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Posts Tagged ‘Ohio Saves’

Did you decide to start out this year with the goal of building your savings? Or maybe a summer vacation to the beach, an amusement park, or camping are in your family’s future? Would you like your first or a new home, or maybe just a new (for you) car? Studies show that 54% of Ohio residents have less than $1,000 saved. While financial experts recommend a savings of up to six months’ salary (to cover the loss of salary for a job or medical crisis), but just having $2,000 to cover a small crisis would be a great goal. So what can you do to build your savings? putting money in bank

  • One of the best savings methods is to save automatically. With each pay check, or at least once a month, have money moved to a savings account. Another way to do this is signing up for a Christmas or Vacation Account at your lending institution.
  • To protect against “Impulse Buys” move to a 24 hour waiting period before purchasing anything except food and gas. If you have to think before buying the latest video game, clothing, shoes, purse, or home decorating item – you will likely decide you don’t really need it a large percentage of the time. Ask yourself “Do I want it or do I need it?” If you just want it, consider if you want the family vacation to Florida more.
  • Always think before you swipe your credit card. You may want to consider wrapping your card in a piece of paper that says “Think before using” or “Do I need this?”
  • Limit store trips, every additional time you shop you spend on impulse items. This is true of online shopping too, so try to avoid websites that you are tempted to purchase from frequently.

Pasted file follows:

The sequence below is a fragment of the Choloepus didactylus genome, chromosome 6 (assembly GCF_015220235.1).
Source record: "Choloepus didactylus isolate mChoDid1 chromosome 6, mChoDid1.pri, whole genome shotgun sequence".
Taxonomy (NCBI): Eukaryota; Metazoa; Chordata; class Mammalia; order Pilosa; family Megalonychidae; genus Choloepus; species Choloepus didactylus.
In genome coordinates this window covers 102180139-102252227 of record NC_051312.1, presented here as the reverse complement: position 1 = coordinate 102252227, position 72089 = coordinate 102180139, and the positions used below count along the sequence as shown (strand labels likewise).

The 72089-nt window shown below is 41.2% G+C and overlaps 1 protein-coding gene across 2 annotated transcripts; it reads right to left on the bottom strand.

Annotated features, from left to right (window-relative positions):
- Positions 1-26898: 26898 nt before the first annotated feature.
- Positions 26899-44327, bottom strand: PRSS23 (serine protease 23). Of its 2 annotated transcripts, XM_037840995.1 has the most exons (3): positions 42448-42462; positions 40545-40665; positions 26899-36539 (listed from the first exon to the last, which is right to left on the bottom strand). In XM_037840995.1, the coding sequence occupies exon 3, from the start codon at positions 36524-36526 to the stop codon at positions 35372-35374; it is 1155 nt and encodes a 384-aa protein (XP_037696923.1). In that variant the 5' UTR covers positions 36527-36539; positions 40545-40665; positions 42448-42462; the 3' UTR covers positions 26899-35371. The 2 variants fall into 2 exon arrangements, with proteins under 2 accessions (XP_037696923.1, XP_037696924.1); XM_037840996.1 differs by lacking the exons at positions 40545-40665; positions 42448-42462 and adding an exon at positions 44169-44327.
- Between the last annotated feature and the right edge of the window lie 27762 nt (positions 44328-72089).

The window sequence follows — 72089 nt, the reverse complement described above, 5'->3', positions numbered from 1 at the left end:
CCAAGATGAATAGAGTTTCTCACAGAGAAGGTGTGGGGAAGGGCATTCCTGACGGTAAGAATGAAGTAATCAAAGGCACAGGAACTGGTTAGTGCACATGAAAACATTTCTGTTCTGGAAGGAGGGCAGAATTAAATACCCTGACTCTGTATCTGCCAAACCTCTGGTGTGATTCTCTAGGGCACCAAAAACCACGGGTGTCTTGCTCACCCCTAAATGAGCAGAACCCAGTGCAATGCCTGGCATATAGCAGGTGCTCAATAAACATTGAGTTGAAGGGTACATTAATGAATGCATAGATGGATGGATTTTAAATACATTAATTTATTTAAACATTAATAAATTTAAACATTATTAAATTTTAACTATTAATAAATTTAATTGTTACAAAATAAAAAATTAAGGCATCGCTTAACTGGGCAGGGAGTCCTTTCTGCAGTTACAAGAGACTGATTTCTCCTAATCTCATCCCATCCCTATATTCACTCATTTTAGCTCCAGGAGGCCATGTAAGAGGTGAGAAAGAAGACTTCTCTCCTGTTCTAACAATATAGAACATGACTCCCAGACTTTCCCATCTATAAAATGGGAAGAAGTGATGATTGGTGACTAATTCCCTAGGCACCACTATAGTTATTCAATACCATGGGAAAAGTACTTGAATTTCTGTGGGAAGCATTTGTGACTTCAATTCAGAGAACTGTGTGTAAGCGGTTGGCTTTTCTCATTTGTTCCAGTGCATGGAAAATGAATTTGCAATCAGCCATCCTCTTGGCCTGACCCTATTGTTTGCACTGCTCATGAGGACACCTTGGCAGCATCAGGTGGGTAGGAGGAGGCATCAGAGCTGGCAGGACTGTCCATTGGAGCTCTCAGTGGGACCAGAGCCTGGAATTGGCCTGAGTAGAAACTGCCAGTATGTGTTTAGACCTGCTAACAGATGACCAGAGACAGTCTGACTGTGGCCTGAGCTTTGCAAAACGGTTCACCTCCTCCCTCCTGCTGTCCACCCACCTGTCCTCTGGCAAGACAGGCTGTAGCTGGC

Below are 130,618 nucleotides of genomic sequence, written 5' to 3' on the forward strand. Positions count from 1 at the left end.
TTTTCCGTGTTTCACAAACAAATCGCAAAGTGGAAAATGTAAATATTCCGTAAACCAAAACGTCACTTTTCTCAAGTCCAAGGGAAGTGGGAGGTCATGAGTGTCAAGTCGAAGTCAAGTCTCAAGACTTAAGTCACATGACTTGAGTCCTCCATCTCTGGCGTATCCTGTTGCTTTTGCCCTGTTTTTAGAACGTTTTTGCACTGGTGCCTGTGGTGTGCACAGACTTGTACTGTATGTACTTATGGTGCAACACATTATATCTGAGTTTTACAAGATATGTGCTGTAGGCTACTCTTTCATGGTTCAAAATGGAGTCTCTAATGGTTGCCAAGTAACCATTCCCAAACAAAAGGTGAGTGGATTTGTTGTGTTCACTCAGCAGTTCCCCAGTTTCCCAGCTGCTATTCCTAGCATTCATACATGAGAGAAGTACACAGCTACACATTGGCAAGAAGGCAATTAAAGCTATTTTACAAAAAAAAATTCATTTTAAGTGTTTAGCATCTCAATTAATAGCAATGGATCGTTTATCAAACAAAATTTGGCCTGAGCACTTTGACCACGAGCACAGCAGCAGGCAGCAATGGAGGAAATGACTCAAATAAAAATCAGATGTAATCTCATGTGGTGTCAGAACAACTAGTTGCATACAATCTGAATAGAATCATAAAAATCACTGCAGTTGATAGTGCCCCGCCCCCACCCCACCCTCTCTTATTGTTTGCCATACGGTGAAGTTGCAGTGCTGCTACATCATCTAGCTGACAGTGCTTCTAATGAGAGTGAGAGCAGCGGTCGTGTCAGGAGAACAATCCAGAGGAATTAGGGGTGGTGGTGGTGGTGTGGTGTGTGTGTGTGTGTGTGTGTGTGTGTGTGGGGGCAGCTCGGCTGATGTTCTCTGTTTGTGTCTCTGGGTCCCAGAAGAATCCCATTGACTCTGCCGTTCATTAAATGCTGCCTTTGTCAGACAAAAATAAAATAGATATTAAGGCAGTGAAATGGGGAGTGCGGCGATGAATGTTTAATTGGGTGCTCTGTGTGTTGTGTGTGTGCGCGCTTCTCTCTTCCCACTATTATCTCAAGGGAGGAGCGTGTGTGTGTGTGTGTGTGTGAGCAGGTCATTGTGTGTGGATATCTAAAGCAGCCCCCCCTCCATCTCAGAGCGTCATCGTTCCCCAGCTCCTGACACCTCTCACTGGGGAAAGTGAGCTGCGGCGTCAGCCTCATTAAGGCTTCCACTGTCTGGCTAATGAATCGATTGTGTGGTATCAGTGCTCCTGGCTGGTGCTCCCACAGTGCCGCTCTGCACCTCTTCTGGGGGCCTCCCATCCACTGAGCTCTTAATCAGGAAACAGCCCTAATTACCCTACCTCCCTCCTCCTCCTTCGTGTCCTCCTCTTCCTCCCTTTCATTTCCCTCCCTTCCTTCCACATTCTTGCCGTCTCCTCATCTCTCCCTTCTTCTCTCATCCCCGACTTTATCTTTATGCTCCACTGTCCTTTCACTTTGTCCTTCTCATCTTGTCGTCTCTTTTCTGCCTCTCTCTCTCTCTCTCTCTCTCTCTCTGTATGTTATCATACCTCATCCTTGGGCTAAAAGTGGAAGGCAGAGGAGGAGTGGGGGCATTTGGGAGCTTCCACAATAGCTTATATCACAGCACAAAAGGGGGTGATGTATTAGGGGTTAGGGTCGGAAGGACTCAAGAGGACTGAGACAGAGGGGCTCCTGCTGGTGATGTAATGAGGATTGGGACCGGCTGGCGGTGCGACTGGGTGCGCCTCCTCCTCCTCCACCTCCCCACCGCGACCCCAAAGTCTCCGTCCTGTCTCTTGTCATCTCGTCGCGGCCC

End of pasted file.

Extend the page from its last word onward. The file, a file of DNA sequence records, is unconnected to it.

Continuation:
• Collect loose change, but safely store it. An easily visible jar may be a temptation for some.
  • Unsubscribe from marketing emails for businesses that you don’t use any more or that may be very tempting. Think about the stores that sell items you like not items you need, and unsubscribe!
  • Have a “Do nothing week” or “cutting back week” where you avoid eating out, and going to movies or other entertainment that isn’t free. Look for free things that you can do at a local community center, your parks, or finally play the new games the kids got for Christmas or their last birthday. Put the money you would have spent eating out or at the movies in your savings account instead.
  • Teach your children to save by setting up a savings account at the bank. Strongly encourage them to deposit half of their allowance, gift money from family members, or the money they make from selling items at the family yard sale. You may choose to let them save for a larger item over several months or enforce that this savings is for the future – an education fund or for a car of their own.
  • Try one of those savings plans where you save $1 more each week, or even $10 or $20 per week. Every little bit helps.
  • Every time you get a lump sum payment like a bonus, tax refund, overtime at work, or even birthday money from your parents – save some of it. At least 50% would be great, but even saving $50 – $100 would help build your savings. Check out the “Save Your Refund” site to enter a contest to win one of 100 prizes for those who commit to save at least $50 of their 2018 tax refund (in 2018 this program starts on January 22 and ends April 17, 2018). Words - split and save

Let us know the tricks you have used to build your savings? By leaving a comment below this message.